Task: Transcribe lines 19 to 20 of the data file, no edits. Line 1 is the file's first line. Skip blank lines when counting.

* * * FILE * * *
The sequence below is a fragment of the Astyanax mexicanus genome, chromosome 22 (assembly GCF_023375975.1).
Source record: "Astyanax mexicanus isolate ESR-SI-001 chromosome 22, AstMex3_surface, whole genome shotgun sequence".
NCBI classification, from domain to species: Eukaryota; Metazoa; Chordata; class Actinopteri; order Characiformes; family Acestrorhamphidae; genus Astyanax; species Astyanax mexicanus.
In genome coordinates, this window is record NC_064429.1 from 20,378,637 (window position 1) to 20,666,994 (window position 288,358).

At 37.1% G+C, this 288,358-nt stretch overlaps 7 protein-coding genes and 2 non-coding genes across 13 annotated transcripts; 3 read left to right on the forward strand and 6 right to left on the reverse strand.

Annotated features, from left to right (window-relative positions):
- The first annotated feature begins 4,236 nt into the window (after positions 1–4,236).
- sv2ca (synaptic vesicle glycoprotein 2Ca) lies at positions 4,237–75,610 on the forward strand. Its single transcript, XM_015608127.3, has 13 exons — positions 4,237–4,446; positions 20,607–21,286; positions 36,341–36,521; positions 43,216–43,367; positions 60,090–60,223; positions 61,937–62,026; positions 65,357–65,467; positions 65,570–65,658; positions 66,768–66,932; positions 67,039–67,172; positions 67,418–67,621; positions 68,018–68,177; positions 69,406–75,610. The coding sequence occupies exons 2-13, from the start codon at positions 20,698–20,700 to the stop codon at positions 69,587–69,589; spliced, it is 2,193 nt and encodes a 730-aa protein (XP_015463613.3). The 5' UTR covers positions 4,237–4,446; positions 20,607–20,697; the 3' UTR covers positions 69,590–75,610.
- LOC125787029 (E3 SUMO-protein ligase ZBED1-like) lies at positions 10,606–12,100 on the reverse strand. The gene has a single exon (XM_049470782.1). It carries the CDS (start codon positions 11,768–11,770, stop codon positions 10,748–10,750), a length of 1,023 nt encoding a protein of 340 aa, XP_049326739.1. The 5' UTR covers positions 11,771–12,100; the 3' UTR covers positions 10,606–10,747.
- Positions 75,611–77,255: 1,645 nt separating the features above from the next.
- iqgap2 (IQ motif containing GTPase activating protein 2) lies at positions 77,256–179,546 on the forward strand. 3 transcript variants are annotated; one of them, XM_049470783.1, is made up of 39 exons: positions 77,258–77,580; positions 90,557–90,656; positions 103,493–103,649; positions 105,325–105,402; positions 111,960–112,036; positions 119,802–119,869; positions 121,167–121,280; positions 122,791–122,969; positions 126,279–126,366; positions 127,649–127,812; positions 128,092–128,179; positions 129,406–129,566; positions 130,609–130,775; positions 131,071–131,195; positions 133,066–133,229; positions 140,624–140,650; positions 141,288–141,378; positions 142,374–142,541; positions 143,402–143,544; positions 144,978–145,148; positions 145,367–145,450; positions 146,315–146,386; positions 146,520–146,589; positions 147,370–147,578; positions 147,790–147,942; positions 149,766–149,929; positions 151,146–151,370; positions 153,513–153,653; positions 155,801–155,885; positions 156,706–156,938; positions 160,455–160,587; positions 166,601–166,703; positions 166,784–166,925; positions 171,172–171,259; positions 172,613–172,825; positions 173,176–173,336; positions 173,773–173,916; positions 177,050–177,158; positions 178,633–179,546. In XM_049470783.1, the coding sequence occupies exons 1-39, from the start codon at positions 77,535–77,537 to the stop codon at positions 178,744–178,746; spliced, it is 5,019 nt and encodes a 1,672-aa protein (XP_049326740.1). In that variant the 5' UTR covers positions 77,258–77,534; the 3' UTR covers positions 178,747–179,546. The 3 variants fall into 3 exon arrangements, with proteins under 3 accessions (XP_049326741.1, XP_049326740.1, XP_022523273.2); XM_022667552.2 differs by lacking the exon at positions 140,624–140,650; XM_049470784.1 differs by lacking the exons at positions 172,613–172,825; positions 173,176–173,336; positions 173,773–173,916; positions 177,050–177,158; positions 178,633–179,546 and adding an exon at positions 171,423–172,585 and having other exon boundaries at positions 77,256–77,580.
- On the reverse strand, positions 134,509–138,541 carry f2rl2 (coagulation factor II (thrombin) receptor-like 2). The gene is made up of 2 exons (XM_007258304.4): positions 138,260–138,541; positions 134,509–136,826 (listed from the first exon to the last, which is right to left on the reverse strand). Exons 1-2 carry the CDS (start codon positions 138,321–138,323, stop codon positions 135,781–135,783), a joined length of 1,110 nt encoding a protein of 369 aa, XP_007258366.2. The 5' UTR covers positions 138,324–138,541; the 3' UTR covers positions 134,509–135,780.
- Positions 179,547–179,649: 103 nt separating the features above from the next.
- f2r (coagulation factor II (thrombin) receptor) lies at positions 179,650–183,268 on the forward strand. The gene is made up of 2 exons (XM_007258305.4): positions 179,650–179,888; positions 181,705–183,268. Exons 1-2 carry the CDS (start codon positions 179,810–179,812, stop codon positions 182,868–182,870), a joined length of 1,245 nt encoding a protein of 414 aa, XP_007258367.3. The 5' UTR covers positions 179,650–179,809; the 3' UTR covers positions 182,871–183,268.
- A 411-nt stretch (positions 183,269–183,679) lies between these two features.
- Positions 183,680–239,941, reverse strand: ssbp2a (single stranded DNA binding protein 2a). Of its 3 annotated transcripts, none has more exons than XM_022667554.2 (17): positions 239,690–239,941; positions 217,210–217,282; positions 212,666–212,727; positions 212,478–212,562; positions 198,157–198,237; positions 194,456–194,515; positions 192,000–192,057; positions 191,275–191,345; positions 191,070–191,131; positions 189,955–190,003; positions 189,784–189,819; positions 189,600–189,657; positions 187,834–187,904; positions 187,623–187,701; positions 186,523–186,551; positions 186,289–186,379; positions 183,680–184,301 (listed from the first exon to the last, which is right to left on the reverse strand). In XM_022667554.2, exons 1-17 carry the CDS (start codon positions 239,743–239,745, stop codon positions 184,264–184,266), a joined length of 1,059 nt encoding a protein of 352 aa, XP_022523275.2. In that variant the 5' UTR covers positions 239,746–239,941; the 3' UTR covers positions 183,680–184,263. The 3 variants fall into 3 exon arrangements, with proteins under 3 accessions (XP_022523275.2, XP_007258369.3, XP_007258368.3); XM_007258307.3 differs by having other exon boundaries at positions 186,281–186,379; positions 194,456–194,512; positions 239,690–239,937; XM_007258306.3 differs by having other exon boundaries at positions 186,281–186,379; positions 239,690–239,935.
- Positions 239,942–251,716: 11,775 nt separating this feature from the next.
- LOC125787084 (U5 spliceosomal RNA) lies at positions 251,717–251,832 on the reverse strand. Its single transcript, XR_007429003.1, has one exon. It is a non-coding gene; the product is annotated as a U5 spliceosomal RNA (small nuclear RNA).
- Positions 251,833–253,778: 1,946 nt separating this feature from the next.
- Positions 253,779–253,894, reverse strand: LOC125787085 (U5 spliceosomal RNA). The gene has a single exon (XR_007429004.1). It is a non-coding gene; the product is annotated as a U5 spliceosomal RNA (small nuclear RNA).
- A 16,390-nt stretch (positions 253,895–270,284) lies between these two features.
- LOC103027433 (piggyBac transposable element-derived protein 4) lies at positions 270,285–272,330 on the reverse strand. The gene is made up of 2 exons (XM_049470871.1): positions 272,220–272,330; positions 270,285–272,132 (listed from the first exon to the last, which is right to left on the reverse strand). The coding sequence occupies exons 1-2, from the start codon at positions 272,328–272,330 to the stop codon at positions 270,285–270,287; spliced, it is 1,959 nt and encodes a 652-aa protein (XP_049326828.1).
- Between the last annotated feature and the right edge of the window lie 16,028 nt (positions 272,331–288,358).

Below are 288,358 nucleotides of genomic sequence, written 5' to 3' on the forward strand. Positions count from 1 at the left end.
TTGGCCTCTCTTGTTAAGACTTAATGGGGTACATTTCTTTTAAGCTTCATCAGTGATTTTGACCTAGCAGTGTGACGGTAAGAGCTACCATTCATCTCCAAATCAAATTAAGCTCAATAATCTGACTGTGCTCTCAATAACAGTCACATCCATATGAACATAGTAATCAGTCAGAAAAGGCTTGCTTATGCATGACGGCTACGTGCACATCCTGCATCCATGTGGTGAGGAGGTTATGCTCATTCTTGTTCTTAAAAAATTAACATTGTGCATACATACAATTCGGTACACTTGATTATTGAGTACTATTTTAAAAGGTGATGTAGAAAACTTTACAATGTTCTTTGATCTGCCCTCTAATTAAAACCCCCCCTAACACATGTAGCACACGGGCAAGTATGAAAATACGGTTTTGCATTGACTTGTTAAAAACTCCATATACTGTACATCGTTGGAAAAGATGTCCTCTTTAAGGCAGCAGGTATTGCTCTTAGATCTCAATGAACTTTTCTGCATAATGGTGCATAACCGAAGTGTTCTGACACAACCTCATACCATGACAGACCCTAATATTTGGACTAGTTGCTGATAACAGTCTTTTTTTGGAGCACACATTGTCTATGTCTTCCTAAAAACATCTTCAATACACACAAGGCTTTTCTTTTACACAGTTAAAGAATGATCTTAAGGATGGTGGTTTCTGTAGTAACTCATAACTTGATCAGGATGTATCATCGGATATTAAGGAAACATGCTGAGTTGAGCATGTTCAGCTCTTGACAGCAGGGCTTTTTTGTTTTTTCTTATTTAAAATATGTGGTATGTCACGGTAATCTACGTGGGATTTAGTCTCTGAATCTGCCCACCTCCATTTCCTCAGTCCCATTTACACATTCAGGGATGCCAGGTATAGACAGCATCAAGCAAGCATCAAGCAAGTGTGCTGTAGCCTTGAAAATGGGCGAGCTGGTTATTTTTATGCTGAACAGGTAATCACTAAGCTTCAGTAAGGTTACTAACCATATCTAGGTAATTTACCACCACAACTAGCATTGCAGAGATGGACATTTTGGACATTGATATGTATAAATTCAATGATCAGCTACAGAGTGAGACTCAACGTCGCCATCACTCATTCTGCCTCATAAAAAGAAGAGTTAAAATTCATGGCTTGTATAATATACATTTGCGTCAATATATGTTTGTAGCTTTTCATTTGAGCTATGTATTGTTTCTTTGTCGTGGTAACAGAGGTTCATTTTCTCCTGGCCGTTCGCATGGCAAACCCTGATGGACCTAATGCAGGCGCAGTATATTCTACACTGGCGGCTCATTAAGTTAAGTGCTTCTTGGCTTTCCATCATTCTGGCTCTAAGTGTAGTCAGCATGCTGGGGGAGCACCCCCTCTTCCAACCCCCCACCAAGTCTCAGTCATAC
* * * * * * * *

- Positions 251,833–253,778: 1,946 nt separating this feature from the next.
- Positions 253,779–253,894, reverse strand: LOC125787085 (U5 spliceosomal RNA). The gene has a single exon (XR_007429004.1). It is a non-coding gene; the product is annotated as a U5 spliceosomal RNA (small nuclear RNA).